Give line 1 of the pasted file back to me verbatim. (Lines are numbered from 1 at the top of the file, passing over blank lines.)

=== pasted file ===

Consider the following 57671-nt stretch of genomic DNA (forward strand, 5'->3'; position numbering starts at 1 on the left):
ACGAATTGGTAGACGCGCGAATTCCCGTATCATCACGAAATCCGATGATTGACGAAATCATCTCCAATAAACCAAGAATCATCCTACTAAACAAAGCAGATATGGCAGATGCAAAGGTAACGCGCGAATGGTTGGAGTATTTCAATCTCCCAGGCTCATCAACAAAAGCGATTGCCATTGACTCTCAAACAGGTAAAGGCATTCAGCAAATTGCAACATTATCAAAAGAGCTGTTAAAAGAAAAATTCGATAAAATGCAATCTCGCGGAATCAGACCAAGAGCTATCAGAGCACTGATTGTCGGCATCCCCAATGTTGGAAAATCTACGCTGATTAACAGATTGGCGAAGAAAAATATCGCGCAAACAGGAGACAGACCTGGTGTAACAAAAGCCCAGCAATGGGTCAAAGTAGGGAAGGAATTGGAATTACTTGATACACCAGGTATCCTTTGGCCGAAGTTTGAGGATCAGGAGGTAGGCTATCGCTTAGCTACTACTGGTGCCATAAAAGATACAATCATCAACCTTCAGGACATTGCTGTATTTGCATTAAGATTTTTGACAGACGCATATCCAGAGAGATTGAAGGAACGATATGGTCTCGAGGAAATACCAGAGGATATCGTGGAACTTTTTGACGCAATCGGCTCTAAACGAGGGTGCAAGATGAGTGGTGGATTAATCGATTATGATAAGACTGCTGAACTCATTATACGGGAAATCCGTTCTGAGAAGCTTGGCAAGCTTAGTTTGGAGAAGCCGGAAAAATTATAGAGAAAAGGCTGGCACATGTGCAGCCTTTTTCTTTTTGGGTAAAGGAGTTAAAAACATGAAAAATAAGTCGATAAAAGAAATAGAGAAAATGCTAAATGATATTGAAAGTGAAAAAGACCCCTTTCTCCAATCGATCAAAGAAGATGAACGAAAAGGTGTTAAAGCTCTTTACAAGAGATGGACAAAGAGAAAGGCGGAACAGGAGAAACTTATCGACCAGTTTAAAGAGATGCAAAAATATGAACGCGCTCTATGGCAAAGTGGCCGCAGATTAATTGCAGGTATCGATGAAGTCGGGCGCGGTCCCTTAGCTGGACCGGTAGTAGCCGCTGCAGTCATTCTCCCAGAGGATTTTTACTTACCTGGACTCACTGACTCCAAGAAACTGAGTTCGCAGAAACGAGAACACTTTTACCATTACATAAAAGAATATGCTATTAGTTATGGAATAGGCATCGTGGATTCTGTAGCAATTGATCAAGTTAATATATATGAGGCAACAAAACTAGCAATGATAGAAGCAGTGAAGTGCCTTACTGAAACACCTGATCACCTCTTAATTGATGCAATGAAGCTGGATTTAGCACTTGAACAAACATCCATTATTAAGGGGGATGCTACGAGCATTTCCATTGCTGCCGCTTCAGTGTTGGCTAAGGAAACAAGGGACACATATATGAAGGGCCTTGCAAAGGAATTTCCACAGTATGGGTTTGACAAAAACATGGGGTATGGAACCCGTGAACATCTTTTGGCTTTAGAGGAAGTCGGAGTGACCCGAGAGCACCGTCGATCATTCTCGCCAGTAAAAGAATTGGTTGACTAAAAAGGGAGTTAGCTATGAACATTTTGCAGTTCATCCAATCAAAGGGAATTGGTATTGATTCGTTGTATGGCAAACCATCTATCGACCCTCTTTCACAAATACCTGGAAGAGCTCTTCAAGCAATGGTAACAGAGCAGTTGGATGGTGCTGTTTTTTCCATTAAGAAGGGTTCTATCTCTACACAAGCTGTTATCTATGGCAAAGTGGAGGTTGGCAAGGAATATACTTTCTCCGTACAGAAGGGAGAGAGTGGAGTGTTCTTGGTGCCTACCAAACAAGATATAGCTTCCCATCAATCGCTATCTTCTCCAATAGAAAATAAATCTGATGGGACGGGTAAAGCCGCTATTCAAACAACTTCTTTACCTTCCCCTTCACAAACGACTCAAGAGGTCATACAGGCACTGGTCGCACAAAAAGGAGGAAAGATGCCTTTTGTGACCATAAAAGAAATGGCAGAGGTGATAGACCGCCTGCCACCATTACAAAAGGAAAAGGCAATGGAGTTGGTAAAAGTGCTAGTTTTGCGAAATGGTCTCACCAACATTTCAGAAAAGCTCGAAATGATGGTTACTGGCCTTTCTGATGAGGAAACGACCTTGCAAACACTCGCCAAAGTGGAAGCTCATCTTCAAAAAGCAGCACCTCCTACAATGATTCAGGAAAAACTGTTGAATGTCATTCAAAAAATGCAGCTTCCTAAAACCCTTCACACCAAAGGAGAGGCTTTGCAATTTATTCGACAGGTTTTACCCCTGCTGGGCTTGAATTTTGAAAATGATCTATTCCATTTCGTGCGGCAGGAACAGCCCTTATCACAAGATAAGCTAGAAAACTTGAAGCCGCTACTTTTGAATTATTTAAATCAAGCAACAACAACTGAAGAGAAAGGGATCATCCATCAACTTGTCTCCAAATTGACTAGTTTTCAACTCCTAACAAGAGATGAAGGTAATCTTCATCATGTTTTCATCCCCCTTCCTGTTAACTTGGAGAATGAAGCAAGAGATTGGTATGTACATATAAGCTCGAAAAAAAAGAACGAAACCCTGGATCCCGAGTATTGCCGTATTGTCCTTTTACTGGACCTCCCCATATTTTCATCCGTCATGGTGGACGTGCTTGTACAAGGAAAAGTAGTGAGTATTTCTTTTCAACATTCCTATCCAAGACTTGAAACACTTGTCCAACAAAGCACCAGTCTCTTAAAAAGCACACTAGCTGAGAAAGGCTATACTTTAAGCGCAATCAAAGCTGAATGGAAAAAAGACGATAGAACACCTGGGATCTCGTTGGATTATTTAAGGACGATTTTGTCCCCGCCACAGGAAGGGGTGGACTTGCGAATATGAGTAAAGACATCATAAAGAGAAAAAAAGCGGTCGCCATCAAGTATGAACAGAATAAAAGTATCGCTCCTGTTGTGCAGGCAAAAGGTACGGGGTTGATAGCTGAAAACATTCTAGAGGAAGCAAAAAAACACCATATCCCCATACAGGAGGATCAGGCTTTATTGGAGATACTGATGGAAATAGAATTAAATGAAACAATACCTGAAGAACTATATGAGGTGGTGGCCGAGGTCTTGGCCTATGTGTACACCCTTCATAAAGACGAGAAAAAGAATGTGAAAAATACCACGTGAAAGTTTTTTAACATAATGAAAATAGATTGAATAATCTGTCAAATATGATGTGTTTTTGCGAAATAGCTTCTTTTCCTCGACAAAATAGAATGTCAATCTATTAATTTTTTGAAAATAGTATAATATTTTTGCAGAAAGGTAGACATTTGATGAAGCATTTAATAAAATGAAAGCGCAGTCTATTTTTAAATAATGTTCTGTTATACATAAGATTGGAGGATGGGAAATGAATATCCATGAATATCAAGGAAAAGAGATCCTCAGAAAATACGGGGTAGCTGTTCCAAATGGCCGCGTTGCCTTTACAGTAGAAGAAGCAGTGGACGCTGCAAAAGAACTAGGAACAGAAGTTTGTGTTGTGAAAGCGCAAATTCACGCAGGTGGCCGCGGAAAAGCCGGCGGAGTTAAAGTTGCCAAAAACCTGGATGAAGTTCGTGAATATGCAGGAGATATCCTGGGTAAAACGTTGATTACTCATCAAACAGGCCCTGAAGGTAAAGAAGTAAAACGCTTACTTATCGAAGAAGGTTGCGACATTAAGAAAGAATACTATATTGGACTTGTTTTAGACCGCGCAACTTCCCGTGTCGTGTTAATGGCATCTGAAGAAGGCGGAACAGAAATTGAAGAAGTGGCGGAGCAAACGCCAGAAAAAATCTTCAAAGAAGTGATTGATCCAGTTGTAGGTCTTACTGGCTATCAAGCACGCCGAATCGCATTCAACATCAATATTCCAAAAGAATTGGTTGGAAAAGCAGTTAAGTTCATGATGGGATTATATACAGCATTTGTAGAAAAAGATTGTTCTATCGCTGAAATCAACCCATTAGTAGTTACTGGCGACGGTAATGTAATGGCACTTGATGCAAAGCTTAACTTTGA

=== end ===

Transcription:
Consider the following 57671-nt stretch of genomic DNA (forward strand, 5'->3'; position numbering starts at 1 on the left):